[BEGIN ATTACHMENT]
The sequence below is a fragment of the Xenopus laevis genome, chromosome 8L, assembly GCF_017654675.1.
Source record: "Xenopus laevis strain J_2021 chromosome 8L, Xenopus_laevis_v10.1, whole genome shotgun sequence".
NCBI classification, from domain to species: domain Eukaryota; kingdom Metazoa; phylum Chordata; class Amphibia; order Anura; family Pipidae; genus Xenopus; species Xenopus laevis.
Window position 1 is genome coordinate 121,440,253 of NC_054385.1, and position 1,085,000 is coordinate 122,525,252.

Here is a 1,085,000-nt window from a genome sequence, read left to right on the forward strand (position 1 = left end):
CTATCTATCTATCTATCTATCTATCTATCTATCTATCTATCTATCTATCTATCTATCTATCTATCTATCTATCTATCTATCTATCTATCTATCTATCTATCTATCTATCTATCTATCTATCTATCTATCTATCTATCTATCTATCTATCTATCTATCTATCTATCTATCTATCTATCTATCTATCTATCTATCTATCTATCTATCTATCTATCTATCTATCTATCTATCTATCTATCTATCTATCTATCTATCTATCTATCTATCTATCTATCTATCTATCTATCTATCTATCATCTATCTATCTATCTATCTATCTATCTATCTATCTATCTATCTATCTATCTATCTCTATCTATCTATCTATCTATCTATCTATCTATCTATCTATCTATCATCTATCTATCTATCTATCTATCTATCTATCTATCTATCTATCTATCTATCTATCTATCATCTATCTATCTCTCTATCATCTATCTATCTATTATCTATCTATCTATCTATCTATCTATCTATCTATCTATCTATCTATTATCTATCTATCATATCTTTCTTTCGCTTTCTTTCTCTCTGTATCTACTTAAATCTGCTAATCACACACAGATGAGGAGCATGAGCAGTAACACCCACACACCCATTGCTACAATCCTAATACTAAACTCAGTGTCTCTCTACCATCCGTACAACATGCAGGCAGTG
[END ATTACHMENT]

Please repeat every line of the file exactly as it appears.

The sequence below is a fragment of the Xenopus laevis genome, chromosome 8L, assembly GCF_017654675.1.
Source record: "Xenopus laevis strain J_2021 chromosome 8L, Xenopus_laevis_v10.1, whole genome shotgun sequence".
NCBI classification, from domain to species: domain Eukaryota; kingdom Metazoa; phylum Chordata; class Amphibia; order Anura; family Pipidae; genus Xenopus; species Xenopus laevis.
Window position 1 is genome coordinate 121,440,253 of NC_054385.1, and position 1,085,000 is coordinate 122,525,252.

Here is a 1,085,000-nt window from a genome sequence, read left to right on the forward strand (position 1 = left end):
CTATCTATCTATCTATCTATCTATCTATCTATCTATCTATCTATCTATCTATCTATCTATCTATCTATCTATCTATCTATCTATCTATCTATCTATCTATCTATCTATCTATCTATCTATCTATCTATCTATCTATCTATCTATCTATCTATCTATCTATCTATCTATCTATCTATCTATCTATCTATCTATCTATCTATCTATCTATCTATCTATCTATCTATCTATCTATCTATCTATCTATCTATCTATCTATCTATCTATCTATCTATCTATCTATCTATCTATCTATCATCTATCTATCTATCTATCTATCTATCTATCTATCTATCTATCTATCTATCTATCTCTATCTATCTATCTATCTATCTATCTATCTATCTATCTATCTATCATCTATCTATCTATCTATCTATCTATCTATCTATCTATCTATCTATCTATCTATCTATCATCTATCTATCTCTCTATCATCTATCTATCTATTATCTATCTATCTATCTATCTATCTATCTATCTATCTATCTATCTATTATCTATCTATCATATCTTTCTTTCGCTTTCTTTCTCTCTGTATCTACTTAAATCTGCTAATCACACACAGATGAGGAGCATGAGCAGTAACACCCACACACCCATTGCTACAATCCTAATACTAAACTCAGTGTCTCTCTACCATCCGTACAACATGCAGGCAGTG